Saturday, July 18, 2020

To Be Like Singapore

Nearly 25 years ago, Jerry Rawlings, the president of Ghana at the time, presented a document to parliament. In it, he outlined an aggressive long-term plan that would improve his country's human and economic growth, rural and urban development, as well as overhaul its infrastructure. The aim was to follow Singapore's example. The document was called Vision 2020.
According to Rawling's vision, Singapore had transformed itself from a third-world country in the 1960s to a middle-income country in a short time.  However, whereas the International Monetary Fund (IMF) lists Singapore as the third-richest country per capita on the planet, Ghana is languishing down at number 126. The vision appears to have badly stalled.
"We are in 2020, the time that we wanted to achieve a level of growth that is comparable to Singapore, but we have worse figures," Ziblim Alhassan, a Ghanaian policy analyst, told DW.
While the west African nation has managed to reduce its poverty rate in the past decades, the increased standard of living is not evenly distributed. Ziblim Alhassan said the number of Ghanaians living in extreme poverty has increased. 
The 2017 Ibrahim Index of African Governance shows that although Ghana remains among the 10 top-scoring countries on the continent in terms of democracy and good governance, it is also among the 10 countries that have deteriorated the most economically over the last decade.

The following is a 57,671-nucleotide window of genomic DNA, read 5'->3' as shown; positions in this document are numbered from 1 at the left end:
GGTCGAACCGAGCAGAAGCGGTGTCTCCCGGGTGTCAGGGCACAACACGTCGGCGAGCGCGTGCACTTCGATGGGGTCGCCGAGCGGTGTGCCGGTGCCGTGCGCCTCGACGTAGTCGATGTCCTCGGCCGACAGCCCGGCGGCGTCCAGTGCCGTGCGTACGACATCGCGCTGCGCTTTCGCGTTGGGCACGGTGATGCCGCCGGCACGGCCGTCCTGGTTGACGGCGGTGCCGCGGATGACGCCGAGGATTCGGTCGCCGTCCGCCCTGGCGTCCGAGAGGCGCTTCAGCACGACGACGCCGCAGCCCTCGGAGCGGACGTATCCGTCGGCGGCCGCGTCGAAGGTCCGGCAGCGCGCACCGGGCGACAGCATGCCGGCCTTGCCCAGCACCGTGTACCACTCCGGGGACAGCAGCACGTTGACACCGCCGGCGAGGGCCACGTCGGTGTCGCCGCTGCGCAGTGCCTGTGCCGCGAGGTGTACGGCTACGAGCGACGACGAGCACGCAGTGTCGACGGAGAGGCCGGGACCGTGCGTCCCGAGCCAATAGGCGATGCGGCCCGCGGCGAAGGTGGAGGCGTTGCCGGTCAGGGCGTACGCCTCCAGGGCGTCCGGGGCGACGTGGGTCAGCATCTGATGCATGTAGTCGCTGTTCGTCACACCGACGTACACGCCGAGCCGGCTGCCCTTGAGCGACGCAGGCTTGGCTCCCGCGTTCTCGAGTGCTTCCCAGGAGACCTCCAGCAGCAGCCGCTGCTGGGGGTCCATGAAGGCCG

Rwanda is the only country in sub-Saharan Africa that has come close to emulating Singapore's rags-to-riches story, albeit not in the same spectacular style.
The small landlocked central African nation boasts years of strong economic growth, pristine streets in the capital Kigali and donor praise for fighting corruption. "Beating the odds is a challenge we Rwandans and Singaporeans share," Rwanda's President Paul Kagame told Singapore's Prime Minister Lee Hsein Loong, the son of Lee Kuan Yew, on a visit to the Asian state in 2008.  Kagame referred to Singapore as "an inspiration for us in Rwanda," Reuters reported then.  
Critics of Kagame's government argue that economic gains have come at the cost of political freedoms like a clampdown on dissenting views and media rights. Kagame has been president of Rwanda since 2000. By contrast, Ghana has peacefully exchanged power in four presidencies.

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